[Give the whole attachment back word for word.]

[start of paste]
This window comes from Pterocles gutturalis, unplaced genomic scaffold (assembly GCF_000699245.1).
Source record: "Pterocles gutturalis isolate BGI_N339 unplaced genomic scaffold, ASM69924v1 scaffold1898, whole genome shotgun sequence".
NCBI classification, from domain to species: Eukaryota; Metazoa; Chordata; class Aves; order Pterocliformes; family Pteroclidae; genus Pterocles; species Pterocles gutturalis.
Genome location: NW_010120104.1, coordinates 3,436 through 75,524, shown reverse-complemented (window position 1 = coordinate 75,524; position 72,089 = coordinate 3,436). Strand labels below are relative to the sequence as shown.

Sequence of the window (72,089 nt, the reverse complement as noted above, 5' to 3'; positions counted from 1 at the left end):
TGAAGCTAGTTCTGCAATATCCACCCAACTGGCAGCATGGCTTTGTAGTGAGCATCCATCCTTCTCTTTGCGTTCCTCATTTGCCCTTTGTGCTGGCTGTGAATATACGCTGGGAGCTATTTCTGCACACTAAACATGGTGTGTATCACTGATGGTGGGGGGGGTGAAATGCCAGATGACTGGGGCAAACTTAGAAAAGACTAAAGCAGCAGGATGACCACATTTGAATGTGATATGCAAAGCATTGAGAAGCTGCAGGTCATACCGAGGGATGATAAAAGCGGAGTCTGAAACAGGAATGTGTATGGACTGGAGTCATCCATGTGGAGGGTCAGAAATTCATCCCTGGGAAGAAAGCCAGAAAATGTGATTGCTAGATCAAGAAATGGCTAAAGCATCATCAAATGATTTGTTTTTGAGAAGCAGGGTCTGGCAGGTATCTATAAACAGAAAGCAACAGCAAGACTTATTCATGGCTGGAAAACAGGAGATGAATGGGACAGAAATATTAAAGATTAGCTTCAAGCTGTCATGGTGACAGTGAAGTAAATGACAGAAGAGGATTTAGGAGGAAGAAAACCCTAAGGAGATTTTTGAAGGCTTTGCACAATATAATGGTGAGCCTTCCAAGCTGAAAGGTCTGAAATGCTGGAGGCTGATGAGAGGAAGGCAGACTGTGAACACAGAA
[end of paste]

This window comes from Pterocles gutturalis, unplaced genomic scaffold (assembly GCF_000699245.1).
Source record: "Pterocles gutturalis isolate BGI_N339 unplaced genomic scaffold, ASM69924v1 scaffold1898, whole genome shotgun sequence".
NCBI classification, from domain to species: Eukaryota; Metazoa; Chordata; class Aves; order Pterocliformes; family Pteroclidae; genus Pterocles; species Pterocles gutturalis.
Genome location: NW_010120104.1, coordinates 3,436 through 75,524, shown reverse-complemented (window position 1 = coordinate 75,524; position 72,089 = coordinate 3,436). Strand labels below are relative to the sequence as shown.

Sequence of the window (72,089 nt, the reverse complement as noted above, 5' to 3'; positions counted from 1 at the left end):
TGAAGCTAGTTCTGCAATATCCACCCAACTGGCAGCATGGCTTTGTAGTGAGCATCCATCCTTCTCTTTGCGTTCCTCATTTGCCCTTTGTGCTGGCTGTGAATATACGCTGGGAGCTATTTCTGCACACTAAACATGGTGTGTATCACTGATGGTGGGGGGGGTGAAATGCCAGATGACTGGGGCAAACTTAGAAAAGACTAAAGCAGCAGGATGACCACATTTGAATGTGATATGCAAAGCATTGAGAAGCTGCAGGTCATACCGAGGGATGATAAAAGCGGAGTCTGAAACAGGAATGTGTATGGACTGGAGTCATCCATGTGGAGGGTCAGAAATTCATCCCTGGGAAGAAAGCCAGAAAATGTGATTGCTAGATCAAGAAATGGCTAAAGCATCATCAAATGATTTGTTTTTGAGAAGCAGGGTCTGGCAGGTATCTATAAACAGAAAGCAACAGCAAGACTTATTCATGGCTGGAAAACAGGAGATGAATGGGACAGAAATATTAAAGATTAGCTTCAAGCTGTCATGGTGACAGTGAAGTAAATGACAGAAGAGGATTTAGGAGGAAGAAAACCCTAAGGAGATTTTTGAAGGCTTTGCACAATATAATGGTGAGCCTTCCAAGCTGAAAGGTCTGAAATGCTGGAGGCTGATGAGAGGAAGGCAGACTGTGAACACAGAA